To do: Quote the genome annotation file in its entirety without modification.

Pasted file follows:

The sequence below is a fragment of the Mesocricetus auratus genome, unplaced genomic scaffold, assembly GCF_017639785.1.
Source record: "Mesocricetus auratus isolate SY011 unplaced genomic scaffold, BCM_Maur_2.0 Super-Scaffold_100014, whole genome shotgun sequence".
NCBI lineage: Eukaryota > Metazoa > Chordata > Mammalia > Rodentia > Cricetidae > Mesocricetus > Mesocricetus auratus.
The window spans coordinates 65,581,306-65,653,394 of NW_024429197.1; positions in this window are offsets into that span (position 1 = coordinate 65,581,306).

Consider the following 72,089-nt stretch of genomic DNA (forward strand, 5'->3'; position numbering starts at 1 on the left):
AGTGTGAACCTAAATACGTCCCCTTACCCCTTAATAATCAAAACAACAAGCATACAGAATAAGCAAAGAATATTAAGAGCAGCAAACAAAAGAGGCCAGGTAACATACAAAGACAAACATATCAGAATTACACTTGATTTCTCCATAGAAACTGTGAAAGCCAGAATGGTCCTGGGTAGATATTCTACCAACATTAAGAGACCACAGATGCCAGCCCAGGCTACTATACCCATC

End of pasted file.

The sequence below is a fragment of the Mesocricetus auratus genome, unplaced genomic scaffold, assembly GCF_017639785.1.
Source record: "Mesocricetus auratus isolate SY011 unplaced genomic scaffold, BCM_Maur_2.0 Super-Scaffold_100014, whole genome shotgun sequence".
NCBI lineage: Eukaryota > Metazoa > Chordata > Mammalia > Rodentia > Cricetidae > Mesocricetus > Mesocricetus auratus.
The window spans coordinates 65,581,306-65,653,394 of NW_024429197.1; positions in this window are offsets into that span (position 1 = coordinate 65,581,306).

Consider the following 72,089-nt stretch of genomic DNA (forward strand, 5'->3'; position numbering starts at 1 on the left):
AGTGTGAACCTAAATACGTCCCCTTACCCCTTAATAATCAAAACAACAAGCATACAGAATAAGCAAAGAATATTAAGAGCAGCAAACAAAAGAGGCCAGGTAACATACAAAGACAAACATATCAGAATTACACTTGATTTCTCCATAGAAACTGTGAAAGCCAGAATGGTCCTGGGTAGATATTCTACCAACATTAAGAGACCACAGATGCCAGCCCAGGCTACTATACCCATC